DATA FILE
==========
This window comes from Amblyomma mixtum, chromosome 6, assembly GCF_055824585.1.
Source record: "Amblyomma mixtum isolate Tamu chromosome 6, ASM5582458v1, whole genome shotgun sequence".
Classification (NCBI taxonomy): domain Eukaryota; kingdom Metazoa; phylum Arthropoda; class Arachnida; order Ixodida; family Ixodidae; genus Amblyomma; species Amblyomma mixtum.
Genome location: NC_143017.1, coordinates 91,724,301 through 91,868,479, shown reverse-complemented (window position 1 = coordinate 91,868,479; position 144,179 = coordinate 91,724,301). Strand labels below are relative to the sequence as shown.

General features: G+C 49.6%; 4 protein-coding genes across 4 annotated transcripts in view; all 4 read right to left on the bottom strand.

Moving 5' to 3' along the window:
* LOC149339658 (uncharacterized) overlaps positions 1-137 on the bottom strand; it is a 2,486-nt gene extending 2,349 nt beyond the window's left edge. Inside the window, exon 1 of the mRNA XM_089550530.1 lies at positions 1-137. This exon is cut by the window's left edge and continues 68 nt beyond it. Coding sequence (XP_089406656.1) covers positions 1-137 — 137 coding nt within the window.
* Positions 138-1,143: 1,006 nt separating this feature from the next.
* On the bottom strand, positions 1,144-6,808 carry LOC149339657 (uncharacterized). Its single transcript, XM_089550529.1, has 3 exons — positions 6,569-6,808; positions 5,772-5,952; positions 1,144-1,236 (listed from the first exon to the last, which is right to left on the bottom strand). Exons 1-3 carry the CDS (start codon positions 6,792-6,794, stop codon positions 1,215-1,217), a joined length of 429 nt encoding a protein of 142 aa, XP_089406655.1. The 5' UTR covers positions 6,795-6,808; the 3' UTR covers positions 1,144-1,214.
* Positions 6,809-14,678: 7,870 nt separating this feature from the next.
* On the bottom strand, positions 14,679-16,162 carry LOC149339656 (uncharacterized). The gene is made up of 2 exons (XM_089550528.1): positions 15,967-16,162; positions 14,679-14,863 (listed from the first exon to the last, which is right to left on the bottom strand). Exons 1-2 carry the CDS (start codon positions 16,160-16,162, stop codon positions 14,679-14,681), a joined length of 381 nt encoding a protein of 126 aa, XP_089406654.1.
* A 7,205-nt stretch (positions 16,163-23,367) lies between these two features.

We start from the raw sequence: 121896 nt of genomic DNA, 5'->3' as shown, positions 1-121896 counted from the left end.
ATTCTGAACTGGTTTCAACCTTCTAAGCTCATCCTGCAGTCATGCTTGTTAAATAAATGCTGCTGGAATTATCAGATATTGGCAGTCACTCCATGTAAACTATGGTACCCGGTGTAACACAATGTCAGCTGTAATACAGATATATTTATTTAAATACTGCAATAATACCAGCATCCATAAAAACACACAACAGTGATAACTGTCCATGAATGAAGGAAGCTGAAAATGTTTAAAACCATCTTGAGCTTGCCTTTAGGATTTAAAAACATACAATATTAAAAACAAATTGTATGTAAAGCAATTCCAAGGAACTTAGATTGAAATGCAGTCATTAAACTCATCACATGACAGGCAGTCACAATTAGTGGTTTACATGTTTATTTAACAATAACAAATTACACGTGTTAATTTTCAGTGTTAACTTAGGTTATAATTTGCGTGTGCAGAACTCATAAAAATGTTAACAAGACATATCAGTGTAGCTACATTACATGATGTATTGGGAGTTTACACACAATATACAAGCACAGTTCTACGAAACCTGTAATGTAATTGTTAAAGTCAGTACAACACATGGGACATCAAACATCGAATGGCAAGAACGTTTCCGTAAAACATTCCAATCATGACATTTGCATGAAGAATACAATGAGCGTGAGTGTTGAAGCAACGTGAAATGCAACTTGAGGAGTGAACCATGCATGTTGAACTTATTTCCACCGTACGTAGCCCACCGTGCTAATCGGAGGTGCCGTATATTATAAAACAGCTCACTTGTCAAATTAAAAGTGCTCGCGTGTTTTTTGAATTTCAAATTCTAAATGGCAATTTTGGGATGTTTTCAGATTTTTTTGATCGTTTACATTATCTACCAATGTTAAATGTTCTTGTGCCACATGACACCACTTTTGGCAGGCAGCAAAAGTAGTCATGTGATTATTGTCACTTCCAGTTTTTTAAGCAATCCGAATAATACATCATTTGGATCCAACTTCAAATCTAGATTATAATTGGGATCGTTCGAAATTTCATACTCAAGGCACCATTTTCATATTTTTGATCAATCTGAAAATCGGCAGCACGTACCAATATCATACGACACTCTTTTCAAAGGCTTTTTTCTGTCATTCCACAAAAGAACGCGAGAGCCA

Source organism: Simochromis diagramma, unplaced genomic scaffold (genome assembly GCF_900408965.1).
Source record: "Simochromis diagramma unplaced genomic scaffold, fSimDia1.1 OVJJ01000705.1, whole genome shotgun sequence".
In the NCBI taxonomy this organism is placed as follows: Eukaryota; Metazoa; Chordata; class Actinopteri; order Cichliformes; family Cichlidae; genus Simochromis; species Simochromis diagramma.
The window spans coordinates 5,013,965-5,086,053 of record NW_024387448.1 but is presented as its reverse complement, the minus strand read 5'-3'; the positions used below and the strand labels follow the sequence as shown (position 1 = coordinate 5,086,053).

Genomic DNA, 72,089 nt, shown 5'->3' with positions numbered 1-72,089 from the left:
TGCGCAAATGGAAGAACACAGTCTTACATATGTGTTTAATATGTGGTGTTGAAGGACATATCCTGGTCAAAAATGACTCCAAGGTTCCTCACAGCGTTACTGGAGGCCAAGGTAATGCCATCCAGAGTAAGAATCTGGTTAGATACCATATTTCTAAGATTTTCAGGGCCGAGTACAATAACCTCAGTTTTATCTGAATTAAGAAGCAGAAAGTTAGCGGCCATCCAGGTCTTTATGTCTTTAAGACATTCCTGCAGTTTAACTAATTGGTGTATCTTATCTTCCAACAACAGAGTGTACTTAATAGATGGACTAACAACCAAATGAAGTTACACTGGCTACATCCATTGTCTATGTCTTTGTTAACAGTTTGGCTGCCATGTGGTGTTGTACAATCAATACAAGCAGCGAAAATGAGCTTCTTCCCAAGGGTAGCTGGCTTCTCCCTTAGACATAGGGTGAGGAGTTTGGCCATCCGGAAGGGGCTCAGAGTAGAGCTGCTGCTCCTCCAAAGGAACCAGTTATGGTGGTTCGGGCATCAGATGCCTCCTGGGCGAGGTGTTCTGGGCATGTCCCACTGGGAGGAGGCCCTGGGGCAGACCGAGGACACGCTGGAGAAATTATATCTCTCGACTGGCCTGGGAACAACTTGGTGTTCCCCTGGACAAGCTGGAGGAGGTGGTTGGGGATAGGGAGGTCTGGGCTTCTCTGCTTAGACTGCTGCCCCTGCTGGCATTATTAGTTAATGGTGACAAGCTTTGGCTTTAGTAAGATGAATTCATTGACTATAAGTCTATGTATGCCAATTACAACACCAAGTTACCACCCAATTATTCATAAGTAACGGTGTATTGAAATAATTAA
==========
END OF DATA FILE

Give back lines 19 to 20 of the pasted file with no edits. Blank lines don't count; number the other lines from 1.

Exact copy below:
Genomic DNA, 72,089 nt, shown 5'->3' with positions numbered 1-72,089 from the left:
TGCGCAAATGGAAGAACACAGTCTTACATATGTGTTTAATATGTGGTGTTGAAGGACATATCCTGGTCAAAAATGACTCCAAGGTTCCTCACAGCGTTACTGGAGGCCAAGGTAATGCCATCCAGAGTAAGAATCTGGTTAGATACCATATTTCTAAGATTTTCAGGGCCGAGTACAATAACCTCAGTTTTATCTGAATTAAGAAGCAGAAAGTTAGCGGCCATCCAGGTCTTTATGTCTTTAAGACATTCCTGCAGTTTAACTAATTGGTGTATCTTATCTTCCAACAACAGAGTGTACTTAATAGATGGACTAACAACCAAATGAAGTTACACTGGCTACATCCATTGTCTATGTCTTTGTTAACAGTTTGGCTGCCATGTGGTGTTGTACAATCAATACAAGCAGCGAAAATGAGCTTCTTCCCAAGGGTAGCTGGCTTCTCCCTTAGACATAGGGTGAGGAGTTTGGCCATCCGGAAGGGGCTCAGAGTAGAGCTGCTGCTCCTCCAAAGGAACCAGTTATGGTGGTTCGGGCATCAGATGCCTCCTGGGCGAGGTGTTCTGGGCATGTCCCACTGGGAGGAGGCCCTGGGGCAGACCGAGGACACGCTGGAGAAATTATATCTCTCGACTGGCCTGGGAACAACTTGGTGTTCCCCTGGACAAGCTGGAGGAGGTGGTTGGGGATAGGGAGGTCTGGGCTTCTCTGCTTAGACTGCTGCCCCTGCTGGCATTATTAGTTAATGGTGACAAGCTTTGGCTTTAGTAAGATGAATTCATTGACTATAAGTCTATGTATGCCAATTACAACACCAAGTTACCACCCAATTATTCATAAGTAACGGTGTATTGAAATAATTAA